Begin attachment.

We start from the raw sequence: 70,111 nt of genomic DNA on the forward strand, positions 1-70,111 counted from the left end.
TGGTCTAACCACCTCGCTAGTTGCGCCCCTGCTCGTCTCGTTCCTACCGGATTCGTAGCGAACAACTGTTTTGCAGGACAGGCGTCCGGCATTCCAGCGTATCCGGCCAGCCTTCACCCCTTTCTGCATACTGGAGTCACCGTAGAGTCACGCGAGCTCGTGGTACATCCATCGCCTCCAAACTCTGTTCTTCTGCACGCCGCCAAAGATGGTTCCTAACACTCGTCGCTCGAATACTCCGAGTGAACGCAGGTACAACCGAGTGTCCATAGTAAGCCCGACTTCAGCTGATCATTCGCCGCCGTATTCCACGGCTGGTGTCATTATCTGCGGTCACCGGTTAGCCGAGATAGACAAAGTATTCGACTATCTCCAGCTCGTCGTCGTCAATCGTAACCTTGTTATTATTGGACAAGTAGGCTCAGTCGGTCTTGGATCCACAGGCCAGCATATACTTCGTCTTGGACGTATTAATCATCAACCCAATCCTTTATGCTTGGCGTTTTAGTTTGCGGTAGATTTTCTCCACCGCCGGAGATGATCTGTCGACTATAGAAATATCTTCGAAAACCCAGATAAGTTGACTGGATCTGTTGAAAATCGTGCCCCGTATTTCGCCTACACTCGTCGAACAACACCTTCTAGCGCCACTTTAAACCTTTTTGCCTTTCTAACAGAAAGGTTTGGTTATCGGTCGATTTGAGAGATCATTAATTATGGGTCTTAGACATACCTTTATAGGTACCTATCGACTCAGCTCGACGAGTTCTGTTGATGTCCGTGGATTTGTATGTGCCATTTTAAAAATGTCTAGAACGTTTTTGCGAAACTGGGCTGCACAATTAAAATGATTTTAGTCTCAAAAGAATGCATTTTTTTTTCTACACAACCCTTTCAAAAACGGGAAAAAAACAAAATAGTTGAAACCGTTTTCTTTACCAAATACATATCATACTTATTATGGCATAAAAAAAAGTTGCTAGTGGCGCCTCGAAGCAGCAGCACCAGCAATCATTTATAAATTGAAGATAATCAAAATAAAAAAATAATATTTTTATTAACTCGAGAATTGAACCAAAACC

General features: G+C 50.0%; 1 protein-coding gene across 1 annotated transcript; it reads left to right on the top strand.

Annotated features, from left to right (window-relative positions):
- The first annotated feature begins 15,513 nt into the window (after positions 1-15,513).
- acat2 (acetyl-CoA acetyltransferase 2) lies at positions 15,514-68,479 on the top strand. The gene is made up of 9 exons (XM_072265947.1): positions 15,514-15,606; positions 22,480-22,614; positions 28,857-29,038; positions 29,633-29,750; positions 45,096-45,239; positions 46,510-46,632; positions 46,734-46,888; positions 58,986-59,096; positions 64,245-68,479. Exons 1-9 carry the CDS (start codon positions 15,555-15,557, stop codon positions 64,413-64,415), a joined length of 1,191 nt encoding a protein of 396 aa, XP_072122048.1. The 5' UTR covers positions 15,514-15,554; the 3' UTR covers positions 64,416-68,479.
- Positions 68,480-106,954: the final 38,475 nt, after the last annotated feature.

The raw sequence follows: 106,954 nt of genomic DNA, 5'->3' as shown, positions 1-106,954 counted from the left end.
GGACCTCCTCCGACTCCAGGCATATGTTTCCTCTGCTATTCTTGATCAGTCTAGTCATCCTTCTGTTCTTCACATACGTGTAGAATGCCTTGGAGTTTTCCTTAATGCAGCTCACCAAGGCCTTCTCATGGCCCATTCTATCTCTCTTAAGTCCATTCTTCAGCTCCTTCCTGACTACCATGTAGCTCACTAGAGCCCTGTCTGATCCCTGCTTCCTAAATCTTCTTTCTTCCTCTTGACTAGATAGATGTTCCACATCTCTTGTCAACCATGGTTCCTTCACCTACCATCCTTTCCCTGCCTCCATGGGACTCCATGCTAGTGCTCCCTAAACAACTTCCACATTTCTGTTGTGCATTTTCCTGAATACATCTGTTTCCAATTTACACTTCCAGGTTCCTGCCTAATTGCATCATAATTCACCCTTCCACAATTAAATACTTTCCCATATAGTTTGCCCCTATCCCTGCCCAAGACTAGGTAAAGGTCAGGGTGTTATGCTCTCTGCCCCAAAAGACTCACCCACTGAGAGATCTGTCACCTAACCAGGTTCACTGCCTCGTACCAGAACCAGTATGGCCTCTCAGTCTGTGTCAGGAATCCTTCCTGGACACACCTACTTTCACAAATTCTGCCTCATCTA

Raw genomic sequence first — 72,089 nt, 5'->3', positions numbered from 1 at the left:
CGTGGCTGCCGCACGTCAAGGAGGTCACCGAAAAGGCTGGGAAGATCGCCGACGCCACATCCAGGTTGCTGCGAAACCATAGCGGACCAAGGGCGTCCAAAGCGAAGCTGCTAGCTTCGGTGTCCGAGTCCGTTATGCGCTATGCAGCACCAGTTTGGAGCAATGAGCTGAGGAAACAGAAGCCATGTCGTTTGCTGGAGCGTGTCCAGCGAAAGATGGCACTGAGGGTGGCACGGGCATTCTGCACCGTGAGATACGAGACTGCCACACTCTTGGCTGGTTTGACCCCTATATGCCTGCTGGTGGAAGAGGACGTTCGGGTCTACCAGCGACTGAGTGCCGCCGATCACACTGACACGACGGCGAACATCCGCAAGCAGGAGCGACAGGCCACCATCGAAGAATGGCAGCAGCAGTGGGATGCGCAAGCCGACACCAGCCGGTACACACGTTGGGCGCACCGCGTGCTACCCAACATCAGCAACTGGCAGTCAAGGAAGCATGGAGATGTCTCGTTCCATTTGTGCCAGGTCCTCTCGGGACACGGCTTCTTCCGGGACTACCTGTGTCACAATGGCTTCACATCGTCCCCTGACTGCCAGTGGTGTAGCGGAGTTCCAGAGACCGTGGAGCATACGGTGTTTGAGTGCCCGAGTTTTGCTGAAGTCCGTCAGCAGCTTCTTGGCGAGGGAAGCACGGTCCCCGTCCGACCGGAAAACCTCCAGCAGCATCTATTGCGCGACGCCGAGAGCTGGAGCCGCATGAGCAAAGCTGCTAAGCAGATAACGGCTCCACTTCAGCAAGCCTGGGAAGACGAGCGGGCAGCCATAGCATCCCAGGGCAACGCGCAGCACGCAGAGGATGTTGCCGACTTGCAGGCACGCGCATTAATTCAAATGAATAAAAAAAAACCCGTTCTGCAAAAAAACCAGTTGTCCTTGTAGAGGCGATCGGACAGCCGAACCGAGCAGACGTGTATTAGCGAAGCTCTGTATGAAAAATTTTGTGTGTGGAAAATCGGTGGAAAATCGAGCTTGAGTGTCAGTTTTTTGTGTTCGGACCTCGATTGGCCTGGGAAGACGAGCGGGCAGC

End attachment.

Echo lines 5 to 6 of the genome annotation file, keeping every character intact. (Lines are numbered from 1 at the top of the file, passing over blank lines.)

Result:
- The first annotated feature begins 15,513 nt into the window (after positions 1-15,513).
- acat2 (acetyl-CoA acetyltransferase 2) lies at positions 15,514-68,479 on the top strand. The gene is made up of 9 exons (XM_072265947.1): positions 15,514-15,606; positions 22,480-22,614; positions 28,857-29,038; positions 29,633-29,750; positions 45,096-45,239; positions 46,510-46,632; positions 46,734-46,888; positions 58,986-59,096; positions 64,245-68,479. Exons 1-9 carry the CDS (start codon positions 15,555-15,557, stop codon positions 64,413-64,415), a joined length of 1,191 nt encoding a protein of 396 aa, XP_072122048.1. The 5' UTR covers positions 15,514-15,554; the 3' UTR covers positions 64,416-68,479.